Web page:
Here’s where it ties together (I knew I’d get there someday). I wanted to highlight what could have been with Alessa/Heather. Alessa in particular. Perhaps if she’d had a father to look out for her maybe the whole burning thing would not have happened. Or perhaps it wouldn’t. The only other father shown in connection with the cult is an abusive twat nozzle. It could also be why she gets so attached to Harry as each of the girls. Cheryl seems to love him, Heather loves him, enough to want to get revenge for his death. Alessa, even though she’s trying to slow him down from finding her she’s not hitting him hard, just throwing a few monsters in his way. And keep in mind that this is a girl who can kill with just a thought.

Game cover for Silent Hill for Fathers in Horror Post It’s also interesting to note that in the re-imagining that the game changes Harry’s involvement with Cheryl based on the decisions that the user makes in the psych profile. So how you answer directly affects the game and the actions of Harry. At the end it’s revealed that you are actually Cheryl answering the questions. So it makes a difference in Cheryl’s past because of the decisions you make for the character. And they are quite…personal questions from real psychological tests. So it creates a different dynamic to it.

Rupert Giles is one of the only other good fathers in horror that pop to mind. Well, father-figure, really. Though Buffy the Vampire Slayer couldn’t exactly be called horror as much as ‘supernatural’ most of the time. One of the nice things about the show was watching Giles grow into the father-figure role. At first he was the stuffy Watcher. By the end of it, Watcher be damned, he was the Scooby Gang’s dad. You could always count on Giles (even if it was just to tell you that you were being a dunderhead whilst cleaning his glasses.)

There is no doubt that fathers or father figures can have a big impact on a person’s life. A person can get by without them and grow up to be perfectly fine. However, a good ‘dad’ can provide some extra grounding. If you don’t think a father is that important to a person’s development, just look at the sheer amount of times in stories (even fiction outside of horror) where a character is traumatized by his/her father. How many authors write sexual abuse from the father as part of the plot, for instance? We need more good dads and moms in fiction. 

 

Fathers in Horror Questions:

  1. We would love to see a horror book where the main character actually had a dependable father and mother that she or he could rely on. Have you ever read such a book? If it it exists, please let us know!
  2.  Why do you think good parents are mostly absent in science fiction and horror? How many times do you think having a parent involved would have changed the outcome at least a little bit?
  3. Do you have any fathers in horror that we missed on our TTT or in this post? Talk to us. 

6 thoughts on “Fathers in Horror

  1. I suspect much of the problem has to do with our gendered view of fatherhood: fathers are supposed to be the strong ones, the ones capable of doing anything, the protectors. A father stands up to evil, and its SOP. But a mother standing up to evil? We see that as an extraordinary effort on her part, for much the same reason horror flicks routinely killed off women except for the one who’s really strong.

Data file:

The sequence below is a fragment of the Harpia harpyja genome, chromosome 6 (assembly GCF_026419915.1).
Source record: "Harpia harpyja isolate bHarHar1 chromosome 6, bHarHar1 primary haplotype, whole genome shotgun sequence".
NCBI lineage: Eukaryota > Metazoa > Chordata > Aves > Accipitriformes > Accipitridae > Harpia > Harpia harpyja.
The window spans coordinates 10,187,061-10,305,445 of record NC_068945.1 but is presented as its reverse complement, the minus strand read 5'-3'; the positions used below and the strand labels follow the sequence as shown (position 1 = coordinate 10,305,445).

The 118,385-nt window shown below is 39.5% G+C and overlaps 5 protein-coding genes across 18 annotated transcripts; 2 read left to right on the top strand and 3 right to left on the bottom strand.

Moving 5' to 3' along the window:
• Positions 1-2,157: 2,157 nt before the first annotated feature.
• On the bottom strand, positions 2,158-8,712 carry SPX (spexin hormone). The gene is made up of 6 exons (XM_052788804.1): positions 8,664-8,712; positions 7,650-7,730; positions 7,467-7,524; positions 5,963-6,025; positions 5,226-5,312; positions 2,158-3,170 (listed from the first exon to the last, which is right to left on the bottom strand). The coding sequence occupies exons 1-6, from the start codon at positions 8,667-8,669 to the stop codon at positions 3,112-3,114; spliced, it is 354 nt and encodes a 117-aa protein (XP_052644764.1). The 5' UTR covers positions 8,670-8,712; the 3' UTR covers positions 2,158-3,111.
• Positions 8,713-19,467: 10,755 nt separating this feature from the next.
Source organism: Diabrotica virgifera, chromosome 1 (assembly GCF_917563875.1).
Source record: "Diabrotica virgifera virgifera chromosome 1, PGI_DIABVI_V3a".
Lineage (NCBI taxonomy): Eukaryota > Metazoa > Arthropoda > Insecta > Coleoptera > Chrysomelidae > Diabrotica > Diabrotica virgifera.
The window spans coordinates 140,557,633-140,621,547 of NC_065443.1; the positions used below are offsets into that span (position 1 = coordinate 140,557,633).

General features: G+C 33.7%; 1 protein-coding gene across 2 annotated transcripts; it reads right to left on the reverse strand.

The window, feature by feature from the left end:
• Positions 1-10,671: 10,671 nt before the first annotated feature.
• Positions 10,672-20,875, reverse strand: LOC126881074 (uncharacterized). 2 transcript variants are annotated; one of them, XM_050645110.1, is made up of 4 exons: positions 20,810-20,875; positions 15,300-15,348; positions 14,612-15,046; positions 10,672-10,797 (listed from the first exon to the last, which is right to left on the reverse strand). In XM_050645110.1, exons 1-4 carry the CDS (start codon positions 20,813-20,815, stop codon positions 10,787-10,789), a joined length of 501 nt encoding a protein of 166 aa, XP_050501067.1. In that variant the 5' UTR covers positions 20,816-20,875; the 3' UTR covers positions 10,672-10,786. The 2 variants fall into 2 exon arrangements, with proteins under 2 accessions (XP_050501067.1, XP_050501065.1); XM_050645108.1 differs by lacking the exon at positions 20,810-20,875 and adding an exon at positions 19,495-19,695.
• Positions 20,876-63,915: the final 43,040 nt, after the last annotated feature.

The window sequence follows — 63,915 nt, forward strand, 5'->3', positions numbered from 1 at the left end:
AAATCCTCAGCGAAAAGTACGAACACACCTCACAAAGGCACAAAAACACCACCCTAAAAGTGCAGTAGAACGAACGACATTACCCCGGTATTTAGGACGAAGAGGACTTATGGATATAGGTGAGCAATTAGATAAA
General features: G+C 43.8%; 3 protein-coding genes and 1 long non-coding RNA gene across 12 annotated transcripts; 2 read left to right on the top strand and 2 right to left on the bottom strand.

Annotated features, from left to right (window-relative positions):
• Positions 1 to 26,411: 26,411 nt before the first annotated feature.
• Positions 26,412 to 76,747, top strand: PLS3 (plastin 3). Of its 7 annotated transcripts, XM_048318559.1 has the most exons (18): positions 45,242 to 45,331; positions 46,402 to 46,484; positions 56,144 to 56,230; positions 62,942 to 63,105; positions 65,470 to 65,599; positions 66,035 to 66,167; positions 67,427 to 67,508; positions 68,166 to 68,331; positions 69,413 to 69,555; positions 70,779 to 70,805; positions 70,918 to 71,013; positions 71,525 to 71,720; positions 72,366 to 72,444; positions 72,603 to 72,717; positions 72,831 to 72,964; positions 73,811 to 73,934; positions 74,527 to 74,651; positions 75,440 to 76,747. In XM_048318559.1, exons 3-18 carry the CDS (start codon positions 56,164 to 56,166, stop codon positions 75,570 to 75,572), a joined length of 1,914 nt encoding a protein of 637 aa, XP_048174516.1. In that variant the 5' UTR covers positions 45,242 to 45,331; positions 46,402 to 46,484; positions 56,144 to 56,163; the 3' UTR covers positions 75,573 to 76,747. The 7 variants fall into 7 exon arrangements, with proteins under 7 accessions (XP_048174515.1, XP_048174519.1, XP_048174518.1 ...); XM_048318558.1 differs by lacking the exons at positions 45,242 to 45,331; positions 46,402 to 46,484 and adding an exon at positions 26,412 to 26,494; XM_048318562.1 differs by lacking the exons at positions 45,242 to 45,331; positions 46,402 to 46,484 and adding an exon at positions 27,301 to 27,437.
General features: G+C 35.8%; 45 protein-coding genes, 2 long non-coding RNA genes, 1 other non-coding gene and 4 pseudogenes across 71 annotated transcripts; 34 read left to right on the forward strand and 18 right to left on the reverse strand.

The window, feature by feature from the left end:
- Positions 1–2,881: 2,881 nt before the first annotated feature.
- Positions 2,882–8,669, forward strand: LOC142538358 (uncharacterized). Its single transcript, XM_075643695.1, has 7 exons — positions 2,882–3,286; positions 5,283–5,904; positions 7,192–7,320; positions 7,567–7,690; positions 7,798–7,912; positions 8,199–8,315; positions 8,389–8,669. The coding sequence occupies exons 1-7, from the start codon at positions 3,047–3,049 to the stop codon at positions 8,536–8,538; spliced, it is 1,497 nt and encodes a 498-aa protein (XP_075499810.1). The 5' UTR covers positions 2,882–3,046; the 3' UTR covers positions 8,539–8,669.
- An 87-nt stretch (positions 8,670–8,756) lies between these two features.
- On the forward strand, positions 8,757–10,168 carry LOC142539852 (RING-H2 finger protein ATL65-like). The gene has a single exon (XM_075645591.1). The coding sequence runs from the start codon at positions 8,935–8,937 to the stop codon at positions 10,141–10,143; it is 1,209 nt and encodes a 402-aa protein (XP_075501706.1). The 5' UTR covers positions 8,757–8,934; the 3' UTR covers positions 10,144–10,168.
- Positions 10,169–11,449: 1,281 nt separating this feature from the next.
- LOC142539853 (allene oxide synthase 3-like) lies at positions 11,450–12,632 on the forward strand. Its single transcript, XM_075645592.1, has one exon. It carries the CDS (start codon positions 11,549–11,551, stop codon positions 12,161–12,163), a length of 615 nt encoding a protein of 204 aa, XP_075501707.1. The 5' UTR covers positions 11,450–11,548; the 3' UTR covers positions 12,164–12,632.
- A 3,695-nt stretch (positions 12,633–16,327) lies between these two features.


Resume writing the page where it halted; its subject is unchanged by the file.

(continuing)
So you’re a father figure in a horror story? If you’re strong, game over: you beat the evil and save your child. For the child to be in peril, you have to be weak, which means being a bad father, or absent.

    “Something Wicked This Way Comes” shows how careful a writer has to be to produce a flawed father who is nevertheless a good one. The father of our protagonist in this story is initially portrayed as weak, because he’s older and physically frailer than most fathers in their town. But he turns out to be strong in spirit and character, and that’s what allows him to HELP his son win the day. (So I’m very glad Misha Burnett mentioned that story.}

    And sorry to hear Miss L is ailing more so than usual. When Lilyn has her speak on this blog, she sounds like a likely child! 🙂

    1. I think you’re right about the fact that daddy’s are supposed to be the strong ones in books, and that kind of blows my mind because in real life I’ve never seen that happen. The mom has always been the stronger of the two. Hm.

      And thanks, Brian. L is definitely an interesting kid. Hopefully the two lung disease specialists we are seeing soon can help.

  2. Wonderful article. I think parents are inextricably linked to our innate sense of fear, because parents are the people that protect us from things that go bump in the night — that is their prime reason for being. So the horror genre is always exploring what it means to lose a parent, or have an unreliable parent, because it strikes directly at that very primal place in our hearts that hides the scared little child within. I’m revising my current horror novel, and it is very much a story about a man in search of an absentee father; that was a theme that only made itself manifest after I’d completed the first draft!